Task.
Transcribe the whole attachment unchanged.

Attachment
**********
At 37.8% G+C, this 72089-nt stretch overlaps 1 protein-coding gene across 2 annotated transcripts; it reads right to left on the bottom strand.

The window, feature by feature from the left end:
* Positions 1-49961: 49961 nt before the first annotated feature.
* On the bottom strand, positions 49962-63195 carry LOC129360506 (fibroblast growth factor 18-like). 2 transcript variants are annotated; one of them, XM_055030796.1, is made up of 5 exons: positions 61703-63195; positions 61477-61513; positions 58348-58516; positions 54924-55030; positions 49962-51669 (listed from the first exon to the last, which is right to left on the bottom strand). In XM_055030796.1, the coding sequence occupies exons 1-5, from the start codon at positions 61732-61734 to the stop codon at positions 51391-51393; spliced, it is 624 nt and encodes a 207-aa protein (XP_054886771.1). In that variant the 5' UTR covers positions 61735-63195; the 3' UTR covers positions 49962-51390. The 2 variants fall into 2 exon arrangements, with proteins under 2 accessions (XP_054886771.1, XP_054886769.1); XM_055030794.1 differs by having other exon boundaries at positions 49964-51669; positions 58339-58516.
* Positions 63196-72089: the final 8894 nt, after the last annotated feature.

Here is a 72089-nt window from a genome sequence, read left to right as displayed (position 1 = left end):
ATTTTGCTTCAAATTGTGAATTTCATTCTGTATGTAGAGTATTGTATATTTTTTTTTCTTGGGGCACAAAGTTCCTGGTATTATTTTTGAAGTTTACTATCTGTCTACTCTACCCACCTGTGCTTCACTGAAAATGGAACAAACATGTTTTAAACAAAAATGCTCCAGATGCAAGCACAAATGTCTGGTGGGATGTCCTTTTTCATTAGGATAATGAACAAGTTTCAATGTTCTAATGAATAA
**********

At 37.8% G+C, this 72089-nt stretch overlaps 1 protein-coding gene across 2 annotated transcripts; it reads right to left on the bottom strand.

The window, feature by feature from the left end:
* Positions 1-49961: 49961 nt before the first annotated feature.
* On the bottom strand, positions 49962-63195 carry LOC129360506 (fibroblast growth factor 18-like). 2 transcript variants are annotated; one of them, XM_055030796.1, is made up of 5 exons: positions 61703-63195; positions 61477-61513; positions 58348-58516; positions 54924-55030; positions 49962-51669 (listed from the first exon to the last, which is right to left on the bottom strand). In XM_055030796.1, the coding sequence occupies exons 1-5, from the start codon at positions 61732-61734 to the stop codon at positions 51391-51393; spliced, it is 624 nt and encodes a 207-aa protein (XP_054886771.1). In that variant the 5' UTR covers positions 61735-63195; the 3' UTR covers positions 49962-51390. The 2 variants fall into 2 exon arrangements, with proteins under 2 accessions (XP_054886771.1, XP_054886769.1); XM_055030794.1 differs by having other exon boundaries at positions 49964-51669; positions 58339-58516.
* Positions 63196-72089: the final 8894 nt, after the last annotated feature.

Here is a 72089-nt window from a genome sequence, read left to right as displayed (position 1 = left end):
ATTTTGCTTCAAATTGTGAATTTCATTCTGTATGTAGAGTATTGTATATTTTTTTTTCTTGGGGCACAAAGTTCCTGGTATTATTTTTGAAGTTTACTATCTGTCTACTCTACCCACCTGTGCTTCACTGAAAATGGAACAAACATGTTTTAAACAAAAATGCTCCAGATGCAAGCACAAATGTCTGGTGGGATGTCCTTTTTCATTAGGATAATGAACAAGTTTCAATGTTCTAATGAATAA